After visiting the ramyun shop they find that it is now closed as the entire staff is critically ill with food poisoning. Undeterred, investigators visit Eun Bi in the hospital where she reveals that the shop recently hired a new employee. His name is John Mayer. He used to work at a restaurant called Club M. He made his own brand of ramyun, full of his own feelings.
Realizing this may be an intentional poisoning the investigators close in on John Mayer, who holes himself up in the ramyun shop. Before they can break the door down a fire is lit from inside. The fire spreads and for some reason (this tragicifying machine really is not good with plot consistency or logic) it burns down the entire city of Seoul, ending with the same type of giant explosion that always happens when cars fall down cliffs. That is tragedy.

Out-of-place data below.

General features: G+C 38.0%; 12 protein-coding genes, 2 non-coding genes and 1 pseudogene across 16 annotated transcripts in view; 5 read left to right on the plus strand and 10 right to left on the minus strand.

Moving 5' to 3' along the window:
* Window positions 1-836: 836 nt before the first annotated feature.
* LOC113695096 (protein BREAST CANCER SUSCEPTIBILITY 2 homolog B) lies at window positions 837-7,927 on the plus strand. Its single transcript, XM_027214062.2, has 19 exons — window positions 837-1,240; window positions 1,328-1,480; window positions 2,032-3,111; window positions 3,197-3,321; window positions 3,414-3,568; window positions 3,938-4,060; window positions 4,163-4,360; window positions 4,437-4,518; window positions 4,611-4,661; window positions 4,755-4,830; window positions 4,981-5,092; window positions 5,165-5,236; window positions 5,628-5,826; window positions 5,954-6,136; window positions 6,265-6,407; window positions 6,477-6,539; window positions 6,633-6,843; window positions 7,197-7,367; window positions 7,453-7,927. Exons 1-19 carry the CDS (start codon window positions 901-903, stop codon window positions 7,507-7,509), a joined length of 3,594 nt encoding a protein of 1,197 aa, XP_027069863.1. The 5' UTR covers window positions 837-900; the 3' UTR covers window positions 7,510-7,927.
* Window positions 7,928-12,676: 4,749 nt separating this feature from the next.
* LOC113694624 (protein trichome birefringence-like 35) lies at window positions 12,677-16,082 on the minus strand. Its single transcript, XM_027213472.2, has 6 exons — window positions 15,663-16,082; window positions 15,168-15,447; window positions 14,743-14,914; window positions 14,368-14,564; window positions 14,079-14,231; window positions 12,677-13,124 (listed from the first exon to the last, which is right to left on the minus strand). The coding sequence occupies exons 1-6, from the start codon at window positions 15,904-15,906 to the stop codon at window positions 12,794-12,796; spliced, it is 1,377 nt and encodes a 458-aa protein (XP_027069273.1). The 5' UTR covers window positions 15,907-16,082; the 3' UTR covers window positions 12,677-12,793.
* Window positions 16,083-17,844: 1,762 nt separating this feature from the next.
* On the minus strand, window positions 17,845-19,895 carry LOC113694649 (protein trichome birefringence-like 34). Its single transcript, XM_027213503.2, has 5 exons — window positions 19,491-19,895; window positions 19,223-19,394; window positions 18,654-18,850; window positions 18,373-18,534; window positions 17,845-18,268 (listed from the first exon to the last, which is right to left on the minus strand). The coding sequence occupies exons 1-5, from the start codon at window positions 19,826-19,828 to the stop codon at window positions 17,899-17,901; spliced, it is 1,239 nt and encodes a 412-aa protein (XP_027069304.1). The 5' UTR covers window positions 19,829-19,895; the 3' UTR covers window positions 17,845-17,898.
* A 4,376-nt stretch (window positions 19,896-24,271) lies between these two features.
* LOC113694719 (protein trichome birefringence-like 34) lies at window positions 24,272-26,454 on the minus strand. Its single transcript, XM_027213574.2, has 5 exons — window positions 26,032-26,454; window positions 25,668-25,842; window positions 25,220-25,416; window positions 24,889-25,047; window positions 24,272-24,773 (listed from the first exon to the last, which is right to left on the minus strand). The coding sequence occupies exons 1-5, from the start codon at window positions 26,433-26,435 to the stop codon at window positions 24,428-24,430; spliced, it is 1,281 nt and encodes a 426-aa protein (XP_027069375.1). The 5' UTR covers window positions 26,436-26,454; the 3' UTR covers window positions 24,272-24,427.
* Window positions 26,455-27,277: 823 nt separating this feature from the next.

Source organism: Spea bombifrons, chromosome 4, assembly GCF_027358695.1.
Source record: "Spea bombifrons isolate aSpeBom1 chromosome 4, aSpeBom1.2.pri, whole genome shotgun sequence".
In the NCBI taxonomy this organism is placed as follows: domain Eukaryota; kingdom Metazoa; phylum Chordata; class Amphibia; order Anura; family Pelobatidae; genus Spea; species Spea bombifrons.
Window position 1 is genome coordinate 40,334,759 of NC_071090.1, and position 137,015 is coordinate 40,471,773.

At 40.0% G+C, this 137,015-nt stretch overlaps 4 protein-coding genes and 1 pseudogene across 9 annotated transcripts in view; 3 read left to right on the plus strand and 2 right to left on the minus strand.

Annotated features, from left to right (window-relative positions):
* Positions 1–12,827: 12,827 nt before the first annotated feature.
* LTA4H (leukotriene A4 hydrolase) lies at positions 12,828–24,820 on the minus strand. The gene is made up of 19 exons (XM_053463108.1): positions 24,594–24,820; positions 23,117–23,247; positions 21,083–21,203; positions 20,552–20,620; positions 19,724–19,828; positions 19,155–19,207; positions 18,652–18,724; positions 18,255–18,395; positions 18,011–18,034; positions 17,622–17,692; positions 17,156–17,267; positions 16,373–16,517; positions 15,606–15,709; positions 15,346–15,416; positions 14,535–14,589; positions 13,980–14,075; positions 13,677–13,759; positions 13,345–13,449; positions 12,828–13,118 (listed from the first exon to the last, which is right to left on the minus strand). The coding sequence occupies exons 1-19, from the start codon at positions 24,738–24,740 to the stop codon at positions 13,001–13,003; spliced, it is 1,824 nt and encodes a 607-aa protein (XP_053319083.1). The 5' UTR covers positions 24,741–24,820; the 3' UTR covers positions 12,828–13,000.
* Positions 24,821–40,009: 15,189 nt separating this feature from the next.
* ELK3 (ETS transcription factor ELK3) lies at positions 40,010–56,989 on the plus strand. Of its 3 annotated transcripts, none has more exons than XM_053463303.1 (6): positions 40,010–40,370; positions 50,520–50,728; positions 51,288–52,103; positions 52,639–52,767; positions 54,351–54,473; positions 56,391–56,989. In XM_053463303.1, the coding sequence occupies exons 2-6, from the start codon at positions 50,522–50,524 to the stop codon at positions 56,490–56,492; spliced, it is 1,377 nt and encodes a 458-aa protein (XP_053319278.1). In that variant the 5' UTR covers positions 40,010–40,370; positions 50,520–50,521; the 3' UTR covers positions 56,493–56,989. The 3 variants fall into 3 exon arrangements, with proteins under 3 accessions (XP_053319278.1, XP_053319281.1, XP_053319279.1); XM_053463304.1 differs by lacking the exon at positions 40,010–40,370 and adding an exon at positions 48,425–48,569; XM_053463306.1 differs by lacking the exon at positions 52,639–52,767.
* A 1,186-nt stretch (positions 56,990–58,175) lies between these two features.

Drama: King of Dramas (2012)
Tragicifying results: In a twist that no one saw coming, Lee Go Eun’s mother reveals that she is the actual brains behind Kyungsung Morning. Apparently she thought of the entire plot while Lee Go Eun was a child, repeating the story to her daughter at night. While giving up on her own dreams of becoming a writer due to her realization she would never make it, she kept her dream alive by planting the story subconsciously in her daughter’s mind.
This knowledge comes to light when Lee Go Eun announces she will marry Anthony Kim. Her mother, who does not approve, breaks the news and in a full personality change (thanks to the tragicifying machine) disowns Lee Go Eun.